1. Temporary names and categories grouping by observed properties
If not every detail of a multiverse item is known, then it's logically impossible to know exactly which universe you're in. As an extension of that, you're probably not going to be able to give one a unique, descriptive name to any given universe. But if multiverse monikers have something like a hashed name representing different features, perhaps organized from general things (like fundamental rules of physics) to specific things (like names of villages at distinct points in time), a name can categorize which broad "group" of universe you're in.
Critically, if universes are fractally detailed and your ability to observe all of their details is limited, then there is going to be a maximum level of precision which you can apply to identifying them-- you'll never be able to fully specify even one, let alone all of them together.
2. A function which takes information about a universe as inputs
If the agency has some protocol for observing, classifying, and identifying universes, the idea of a specific name for a universe may not be necessary. You feed observations into the function, and it tells you "where" you are. Depending on how exactly your travelling between universes works, it may not be feasible to say "I want to go to Universe 8213213246HSXIAZ"-- it may be the best you can do to simply identify where you happen to be, and compare that to records other travelers have left.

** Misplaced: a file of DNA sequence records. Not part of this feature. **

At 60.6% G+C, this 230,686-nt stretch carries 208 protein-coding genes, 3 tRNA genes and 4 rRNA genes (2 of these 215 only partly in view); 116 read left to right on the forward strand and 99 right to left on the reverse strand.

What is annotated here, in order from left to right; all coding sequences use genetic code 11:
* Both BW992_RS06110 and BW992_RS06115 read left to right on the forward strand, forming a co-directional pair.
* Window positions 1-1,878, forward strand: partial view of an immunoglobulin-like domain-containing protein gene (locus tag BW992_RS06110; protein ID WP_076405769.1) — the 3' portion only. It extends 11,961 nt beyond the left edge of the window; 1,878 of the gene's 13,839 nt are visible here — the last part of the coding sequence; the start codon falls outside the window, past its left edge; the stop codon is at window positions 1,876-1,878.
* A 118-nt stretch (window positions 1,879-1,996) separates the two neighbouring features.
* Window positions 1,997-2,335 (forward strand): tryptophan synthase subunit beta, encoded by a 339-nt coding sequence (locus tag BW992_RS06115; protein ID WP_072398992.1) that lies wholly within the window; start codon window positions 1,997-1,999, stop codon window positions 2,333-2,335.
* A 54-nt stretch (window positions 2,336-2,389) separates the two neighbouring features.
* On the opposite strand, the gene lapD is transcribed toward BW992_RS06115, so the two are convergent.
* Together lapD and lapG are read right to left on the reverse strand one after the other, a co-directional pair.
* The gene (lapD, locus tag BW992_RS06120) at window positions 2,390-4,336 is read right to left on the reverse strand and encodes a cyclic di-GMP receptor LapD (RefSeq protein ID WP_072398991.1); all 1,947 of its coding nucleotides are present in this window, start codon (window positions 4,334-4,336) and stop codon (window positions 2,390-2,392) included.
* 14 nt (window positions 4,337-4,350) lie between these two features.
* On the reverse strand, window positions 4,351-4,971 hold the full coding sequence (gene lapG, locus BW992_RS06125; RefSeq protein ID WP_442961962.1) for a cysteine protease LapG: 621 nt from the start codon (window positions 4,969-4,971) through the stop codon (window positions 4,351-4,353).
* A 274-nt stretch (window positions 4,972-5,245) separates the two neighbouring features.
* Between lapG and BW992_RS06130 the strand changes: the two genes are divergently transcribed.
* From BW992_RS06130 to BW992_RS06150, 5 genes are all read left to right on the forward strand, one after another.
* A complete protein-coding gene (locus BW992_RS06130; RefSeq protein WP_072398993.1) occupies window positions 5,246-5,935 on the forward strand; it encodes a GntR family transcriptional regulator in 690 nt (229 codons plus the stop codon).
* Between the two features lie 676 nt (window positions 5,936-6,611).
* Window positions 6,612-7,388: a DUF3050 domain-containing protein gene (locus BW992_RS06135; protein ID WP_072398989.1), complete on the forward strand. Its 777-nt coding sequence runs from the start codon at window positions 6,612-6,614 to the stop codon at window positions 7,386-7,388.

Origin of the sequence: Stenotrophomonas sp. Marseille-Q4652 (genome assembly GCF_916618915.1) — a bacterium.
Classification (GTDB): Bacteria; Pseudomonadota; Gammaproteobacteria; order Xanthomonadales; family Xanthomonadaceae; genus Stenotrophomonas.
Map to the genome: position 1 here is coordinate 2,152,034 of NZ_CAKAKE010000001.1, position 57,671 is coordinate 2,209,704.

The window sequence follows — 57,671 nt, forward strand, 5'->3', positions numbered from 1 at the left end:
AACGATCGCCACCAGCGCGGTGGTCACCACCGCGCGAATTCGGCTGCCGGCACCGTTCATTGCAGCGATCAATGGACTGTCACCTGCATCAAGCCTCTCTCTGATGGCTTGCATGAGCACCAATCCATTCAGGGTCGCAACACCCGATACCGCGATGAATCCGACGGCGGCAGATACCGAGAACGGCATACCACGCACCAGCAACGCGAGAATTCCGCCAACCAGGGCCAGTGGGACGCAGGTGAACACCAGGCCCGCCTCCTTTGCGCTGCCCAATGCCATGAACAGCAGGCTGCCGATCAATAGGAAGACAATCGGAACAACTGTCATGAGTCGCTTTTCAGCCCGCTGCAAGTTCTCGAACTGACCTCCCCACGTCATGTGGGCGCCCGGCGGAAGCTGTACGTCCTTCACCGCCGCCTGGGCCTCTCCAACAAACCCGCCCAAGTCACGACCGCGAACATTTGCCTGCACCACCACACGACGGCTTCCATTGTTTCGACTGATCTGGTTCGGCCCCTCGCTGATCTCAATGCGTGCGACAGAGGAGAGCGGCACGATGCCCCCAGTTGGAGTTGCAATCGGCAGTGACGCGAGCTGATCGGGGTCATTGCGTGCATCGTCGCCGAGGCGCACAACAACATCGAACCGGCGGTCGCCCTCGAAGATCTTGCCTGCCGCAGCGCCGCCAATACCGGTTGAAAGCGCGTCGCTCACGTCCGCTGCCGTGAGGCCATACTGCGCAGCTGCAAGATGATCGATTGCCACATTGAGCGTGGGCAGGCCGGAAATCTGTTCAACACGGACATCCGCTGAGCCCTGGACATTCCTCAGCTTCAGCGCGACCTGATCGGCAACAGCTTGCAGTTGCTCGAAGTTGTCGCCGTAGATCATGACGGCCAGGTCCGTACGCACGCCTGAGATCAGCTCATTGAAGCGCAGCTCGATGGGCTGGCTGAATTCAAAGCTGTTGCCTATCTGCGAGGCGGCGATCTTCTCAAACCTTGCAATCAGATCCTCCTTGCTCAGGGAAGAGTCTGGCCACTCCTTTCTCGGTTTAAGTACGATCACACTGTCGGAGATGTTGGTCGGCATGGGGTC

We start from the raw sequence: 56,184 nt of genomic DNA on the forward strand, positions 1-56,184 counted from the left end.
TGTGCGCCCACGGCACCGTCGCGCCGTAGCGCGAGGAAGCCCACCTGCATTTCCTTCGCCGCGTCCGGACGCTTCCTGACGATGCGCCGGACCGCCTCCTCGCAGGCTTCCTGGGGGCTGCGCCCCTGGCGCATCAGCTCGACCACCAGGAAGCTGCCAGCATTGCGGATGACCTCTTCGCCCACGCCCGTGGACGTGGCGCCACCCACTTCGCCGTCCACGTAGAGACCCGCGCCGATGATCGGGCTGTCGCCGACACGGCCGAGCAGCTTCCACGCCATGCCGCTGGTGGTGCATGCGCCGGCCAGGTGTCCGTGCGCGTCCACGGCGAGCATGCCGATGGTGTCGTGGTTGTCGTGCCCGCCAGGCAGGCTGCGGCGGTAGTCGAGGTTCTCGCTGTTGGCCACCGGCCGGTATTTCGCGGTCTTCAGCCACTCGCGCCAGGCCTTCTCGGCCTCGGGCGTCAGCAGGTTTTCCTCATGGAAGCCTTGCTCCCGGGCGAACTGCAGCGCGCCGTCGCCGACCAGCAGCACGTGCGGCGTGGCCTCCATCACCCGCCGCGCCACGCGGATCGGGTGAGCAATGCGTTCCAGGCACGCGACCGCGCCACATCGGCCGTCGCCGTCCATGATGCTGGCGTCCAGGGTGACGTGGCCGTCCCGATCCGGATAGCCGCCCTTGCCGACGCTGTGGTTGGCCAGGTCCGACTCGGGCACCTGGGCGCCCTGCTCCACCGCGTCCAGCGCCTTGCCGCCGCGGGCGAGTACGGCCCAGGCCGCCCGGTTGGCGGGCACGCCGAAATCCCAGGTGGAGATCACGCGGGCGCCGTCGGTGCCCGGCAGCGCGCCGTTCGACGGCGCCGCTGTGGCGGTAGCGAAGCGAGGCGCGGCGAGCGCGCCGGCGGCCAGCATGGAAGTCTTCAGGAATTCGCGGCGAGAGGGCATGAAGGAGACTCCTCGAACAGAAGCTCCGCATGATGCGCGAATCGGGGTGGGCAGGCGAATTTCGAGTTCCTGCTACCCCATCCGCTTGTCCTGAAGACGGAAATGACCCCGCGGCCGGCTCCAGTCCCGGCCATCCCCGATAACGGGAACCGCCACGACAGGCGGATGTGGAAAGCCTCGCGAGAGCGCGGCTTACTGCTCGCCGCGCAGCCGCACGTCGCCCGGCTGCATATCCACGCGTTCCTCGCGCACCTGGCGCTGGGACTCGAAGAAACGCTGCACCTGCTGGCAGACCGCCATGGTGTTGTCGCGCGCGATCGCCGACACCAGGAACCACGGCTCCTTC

3. It's a work in progress, and always will be
If the possibilities are literally endless, and the level of detail distinguishing universes from one another is effectively infinitely, fractally complex, then the idea of constructing a complete catalog is probably not what this agency would have in mind. Instead they'll get to work, knowing that their labors will never end, and updating their classification schemes at need (instead of trying to account for infinite possibilities at the outset).
4. Names are arbitrary, if you can't tell the difference universes might be the same, and the agency started somewhere
The agency starts in one universe (well, infinite universes), and coordination will not be possible across all analogous agencies (since infinite instances of the agency will also mean infinite, arbitrarily different naming and classification approaches). So each agency might as well just start numbering the universes they encounter, labeling their own universe as Universe 1 (or Universe A).
This idea reminds me of the old TV show Sliders, where arbitrary "coordinates" were (eventually) assigned to parallel universes with infinite possible variations. The information wasn't part of a generally accessible catalog, it was strictly a reference for specific travelers.
5. Close enough!
There is a philosophical approach suggesting that, if two things do not differ in any of their properties, then they are the same thing. If the ability of your agency to observe the details of universes is limited, either practically (there are so many new kings to memorize) or inherently (some details simply cannot be observed, because they lack the technology or something), then the agency's ability to state that they are in a new universe is limited.
The effective set of universes it can observe, document, and name is going to be limited. There will be many universes (well, infinite universes) which the agency just can't distinguish between. It may be aware of this, and respond as in (1), or they may not, and they will call many, many universes by the same name out of ignorance. Either way, it really cuts down on the complexity of the task of cataloging them, though infinite universes will still present infinite challenges and infinite work.